There are still times when I sense myself start to go down that trail of needing things to be just so, a signal to me now that I should check in and see what's up. Understanding the connection, for me, between perfectionism and control and failure (and other things), was liberating. It was difficult work, asking tough questions, really really looking at answers I wasn't proud of or wanting to hear. I'm happier on this side of dissipation. Genuine peace replaces the agony of making that nth-degree detail perfect. It definitely helps birthday parties go more smoothly. Body tension at it's limits, quivering under impossible exceptions, have relaxed into wonder and curiosity, "what data might today hold?" Where perfectionist me could not let go, good enough me holds palms up and open. 

My attitude towards failure finally became pliable when I was faced with the perceived loss of my identity once I left my position as a designer. In pursuing wellness and healing, ultimately I knew I was doing what was right for my family and my future Heather-self. But it also did feel like another failure. Another something I had hurtled towards at light speeds only to hit immediate shutdown, the yellow safety stop. It left me dangling between cliffs. My routine, my confidence, my sense of self - everything was suspended and rocking. There was nothing to grab onto as failure thoughts churned and boiled leaving a slippery residue on every surface.  

Chronic pain represented my lack of control. It had been consuming me for years. I couldn't fix me. Doctors couldn't fix me. I needed something I could fix. Being a manager, designing products for fascinating projects provided an outlet and opportunity for that need to control something. Unhealthy in expression at times, it did give me a sense of purpose and accomplishment. At this point, I still wasn't sharing much about my pain journey. The huge distraction that had filled my time and mind was instantly gone. The void I was now dangling over, slipping into.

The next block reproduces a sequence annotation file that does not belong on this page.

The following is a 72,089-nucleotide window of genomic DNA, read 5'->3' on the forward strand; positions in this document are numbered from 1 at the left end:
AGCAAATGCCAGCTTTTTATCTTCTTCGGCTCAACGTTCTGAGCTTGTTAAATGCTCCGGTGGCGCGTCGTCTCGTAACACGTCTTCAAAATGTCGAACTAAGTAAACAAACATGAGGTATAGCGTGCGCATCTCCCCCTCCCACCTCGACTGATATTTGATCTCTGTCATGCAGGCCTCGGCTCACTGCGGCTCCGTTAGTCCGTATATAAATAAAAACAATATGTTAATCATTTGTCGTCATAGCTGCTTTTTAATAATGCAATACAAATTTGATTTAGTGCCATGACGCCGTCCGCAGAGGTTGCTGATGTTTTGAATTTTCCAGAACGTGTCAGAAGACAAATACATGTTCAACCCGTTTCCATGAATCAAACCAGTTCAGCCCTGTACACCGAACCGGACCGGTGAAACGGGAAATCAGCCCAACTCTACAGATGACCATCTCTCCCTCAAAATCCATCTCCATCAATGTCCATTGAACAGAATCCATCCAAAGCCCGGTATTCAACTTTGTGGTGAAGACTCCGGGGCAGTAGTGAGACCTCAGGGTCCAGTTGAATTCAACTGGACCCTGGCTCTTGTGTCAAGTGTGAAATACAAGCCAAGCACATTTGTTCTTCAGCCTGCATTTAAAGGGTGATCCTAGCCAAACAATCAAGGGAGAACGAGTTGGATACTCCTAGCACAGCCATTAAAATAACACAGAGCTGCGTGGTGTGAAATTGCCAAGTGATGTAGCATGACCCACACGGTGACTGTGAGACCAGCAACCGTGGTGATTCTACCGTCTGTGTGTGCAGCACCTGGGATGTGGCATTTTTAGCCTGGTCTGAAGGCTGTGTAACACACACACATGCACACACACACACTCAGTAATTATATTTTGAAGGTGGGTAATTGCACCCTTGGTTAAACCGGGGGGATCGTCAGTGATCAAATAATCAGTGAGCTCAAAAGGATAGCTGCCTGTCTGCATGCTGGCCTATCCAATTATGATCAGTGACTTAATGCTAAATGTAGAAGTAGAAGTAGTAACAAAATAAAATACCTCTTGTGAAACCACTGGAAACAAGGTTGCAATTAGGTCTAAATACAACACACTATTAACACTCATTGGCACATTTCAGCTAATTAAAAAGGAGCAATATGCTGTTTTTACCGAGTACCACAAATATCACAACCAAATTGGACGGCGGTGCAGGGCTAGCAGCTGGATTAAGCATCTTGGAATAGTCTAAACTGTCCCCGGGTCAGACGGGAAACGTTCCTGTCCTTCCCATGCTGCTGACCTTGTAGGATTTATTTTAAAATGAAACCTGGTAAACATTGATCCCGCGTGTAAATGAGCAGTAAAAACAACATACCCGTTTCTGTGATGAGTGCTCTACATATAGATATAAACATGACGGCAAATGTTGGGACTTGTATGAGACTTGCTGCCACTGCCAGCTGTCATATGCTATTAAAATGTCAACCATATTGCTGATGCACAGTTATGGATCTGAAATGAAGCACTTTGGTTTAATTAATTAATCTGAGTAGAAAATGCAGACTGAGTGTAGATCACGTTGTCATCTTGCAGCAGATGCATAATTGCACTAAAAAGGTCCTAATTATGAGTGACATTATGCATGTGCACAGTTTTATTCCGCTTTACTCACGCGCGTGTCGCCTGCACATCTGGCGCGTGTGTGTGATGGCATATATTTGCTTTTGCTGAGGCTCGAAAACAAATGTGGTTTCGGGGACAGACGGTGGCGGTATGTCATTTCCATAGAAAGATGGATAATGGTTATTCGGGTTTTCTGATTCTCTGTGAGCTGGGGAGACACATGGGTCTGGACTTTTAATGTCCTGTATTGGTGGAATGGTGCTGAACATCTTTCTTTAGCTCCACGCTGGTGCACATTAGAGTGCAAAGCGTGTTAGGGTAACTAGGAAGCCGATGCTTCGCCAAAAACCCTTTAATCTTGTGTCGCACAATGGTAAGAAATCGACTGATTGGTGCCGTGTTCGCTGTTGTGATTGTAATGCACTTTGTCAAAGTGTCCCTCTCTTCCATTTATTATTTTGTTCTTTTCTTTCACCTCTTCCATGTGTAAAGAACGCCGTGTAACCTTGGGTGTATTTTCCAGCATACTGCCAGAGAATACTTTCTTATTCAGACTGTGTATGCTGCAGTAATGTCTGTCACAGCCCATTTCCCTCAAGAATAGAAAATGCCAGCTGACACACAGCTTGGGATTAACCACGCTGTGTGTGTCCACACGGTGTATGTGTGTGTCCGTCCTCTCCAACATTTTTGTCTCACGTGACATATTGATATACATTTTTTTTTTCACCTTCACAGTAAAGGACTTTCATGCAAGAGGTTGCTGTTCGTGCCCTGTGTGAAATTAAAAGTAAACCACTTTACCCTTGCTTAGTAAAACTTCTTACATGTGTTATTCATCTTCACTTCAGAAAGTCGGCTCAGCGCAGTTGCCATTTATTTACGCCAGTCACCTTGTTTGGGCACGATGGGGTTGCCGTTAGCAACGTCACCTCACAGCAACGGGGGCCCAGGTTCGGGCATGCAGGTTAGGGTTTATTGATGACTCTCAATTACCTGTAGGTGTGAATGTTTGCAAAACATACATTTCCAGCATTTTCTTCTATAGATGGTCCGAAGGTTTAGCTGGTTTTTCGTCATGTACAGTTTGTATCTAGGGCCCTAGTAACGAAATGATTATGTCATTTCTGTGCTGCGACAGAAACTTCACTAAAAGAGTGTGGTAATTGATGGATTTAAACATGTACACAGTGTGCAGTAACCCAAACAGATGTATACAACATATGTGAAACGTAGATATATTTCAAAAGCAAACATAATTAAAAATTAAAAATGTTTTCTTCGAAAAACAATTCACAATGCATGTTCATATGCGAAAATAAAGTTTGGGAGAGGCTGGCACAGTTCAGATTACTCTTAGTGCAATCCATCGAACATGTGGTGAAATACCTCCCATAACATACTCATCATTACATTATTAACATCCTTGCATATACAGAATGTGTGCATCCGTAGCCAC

My wellness journey began to fill that void. In my rear view mirror, dissecting the ways I had at various times considered myself a failure, I realized something profound. Instead of typical, "here I go again," I shifted to, "look at how much I've been able to experience." And "what an awesome journey!" From that posture, my many and mis adventures are celebrated not condemned. I do recognize my accomplishments, "two drinks!"  My vision for so long clouded by anxiety, depression, pain. Sometimes, most times, we are our biggest roadblock, blindspot and source of sabotage. Once I was able to reframe failure at data, clarity settled into sheer joy of getting to live my life, come what may. Unabashed self-acceptance. A superpower that unlocks all the levels. My self-narrative about a overhanging ideal, wholly interlaced with feelings about myself, who I was, what I was able to do, what I wanted to do, could do - had pupated. There was going to be no going back, I just didn't know if what emerged would have wings. What used to be a firehose of inability to parse the droplets - such that it was all just massive failure - had become dots of data on a piece of paper. Data to inform me, allow me to consider objectively ways to process and proceed. In changing my response, I've altered my affect, my mind, my body, my trajectory, my DNA.

My hurtling of the past, a meteorite of defense and fear and damnit, so much to prove, outrunning the anxiety, I would beat tomorrow itself to tomorrow. Petal carnage, love me, love me not, smeared and smashed. I could have keep going that way. But I would have never been alone with myself. It takes great courage and willingness to be alone with ourselves. To face what comes up. My beautiful pain prevented me from reaching the wrong stars. Without it, I would have never come to understand the undercurrents of my function or have been able to be well enough to step into the stream of presence. I stopped to smell a rose. I saw the beauty of a rose. I found my rose.  

My bullet has become a slow burn. Fire opens seeds. Dreams have not perished. Errors don't hold me hostage. I don't let them. Missteps are still steps. Grist and fodder. Focusing on failure was to spin. Focusing on data is to be propelled. In failure mode, I was trapped. In data point mode, I'm free.